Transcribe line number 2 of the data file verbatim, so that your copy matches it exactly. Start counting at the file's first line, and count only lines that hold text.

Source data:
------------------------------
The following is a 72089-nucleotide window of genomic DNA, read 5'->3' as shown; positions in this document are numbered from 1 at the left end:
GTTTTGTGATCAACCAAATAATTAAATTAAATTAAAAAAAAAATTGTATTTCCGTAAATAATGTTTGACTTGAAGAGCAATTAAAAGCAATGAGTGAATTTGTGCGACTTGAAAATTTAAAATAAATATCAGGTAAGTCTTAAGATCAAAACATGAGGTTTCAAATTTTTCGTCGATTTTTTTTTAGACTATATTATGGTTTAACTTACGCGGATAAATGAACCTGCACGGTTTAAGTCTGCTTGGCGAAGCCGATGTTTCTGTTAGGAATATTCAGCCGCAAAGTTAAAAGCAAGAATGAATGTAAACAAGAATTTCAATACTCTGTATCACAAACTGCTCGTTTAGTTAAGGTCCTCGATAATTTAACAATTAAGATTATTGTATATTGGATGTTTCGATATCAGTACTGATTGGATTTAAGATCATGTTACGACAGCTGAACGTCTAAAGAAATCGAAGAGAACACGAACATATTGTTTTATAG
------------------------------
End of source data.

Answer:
GTTTTGTGATCAACCAAATAATTAAATTAAATTAAAAAAAAAATTGTATTTCCGTAAATAATGTTTGACTTGAAGAGCAATTAAAAGCAATGAGTGAATTTGTGCGACTTGAAAATTTAAAATAAATATCAGGTAAGTCTTAAGATCAAAACATGAGGTTTCAAATTTTTCGTCGATTTTTTTTTAGACTATATTATGGTTTAACTTACGCGGATAAATGAACCTGCACGGTTTAAGTCTGCTTGGCGAAGCCGATGTTTCTGTTAGGAATATTCAGCCGCAAAGTTAAAAGCAAGAATGAATGTAAACAAGAATTTCAATACTCTGTATCACAAACTGCTCGTTTAGTTAAGGTCCTCGATAATTTAACAATTAAGATTATTGTATATTGGATGTTTCGATATCAGTACTGATTGGATTTAAGATCATGTTACGACAGCTGAACGTCTAAAGAAATCGAAGAGAACACGAACATATTGTTTTATAG